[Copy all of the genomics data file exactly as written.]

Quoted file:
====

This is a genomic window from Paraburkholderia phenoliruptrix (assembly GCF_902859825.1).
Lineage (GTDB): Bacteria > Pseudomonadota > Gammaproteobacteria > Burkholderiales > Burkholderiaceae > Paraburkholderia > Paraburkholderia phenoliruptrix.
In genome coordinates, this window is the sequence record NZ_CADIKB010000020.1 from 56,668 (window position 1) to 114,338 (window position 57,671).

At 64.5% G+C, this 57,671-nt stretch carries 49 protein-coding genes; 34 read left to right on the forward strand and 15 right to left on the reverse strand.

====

This is a genomic window from Paraburkholderia phenoliruptrix (assembly GCF_902859825.1).
Lineage (GTDB): Bacteria > Pseudomonadota > Gammaproteobacteria > Burkholderiales > Burkholderiaceae > Paraburkholderia > Paraburkholderia phenoliruptrix.
In genome coordinates, this window is the sequence record NZ_CADIKB010000020.1 from 56,668 (window position 1) to 114,338 (window position 57,671).

At 64.5% G+C, this 57,671-nt stretch carries 49 protein-coding genes; 34 read left to right on the forward strand and 15 right to left on the reverse strand.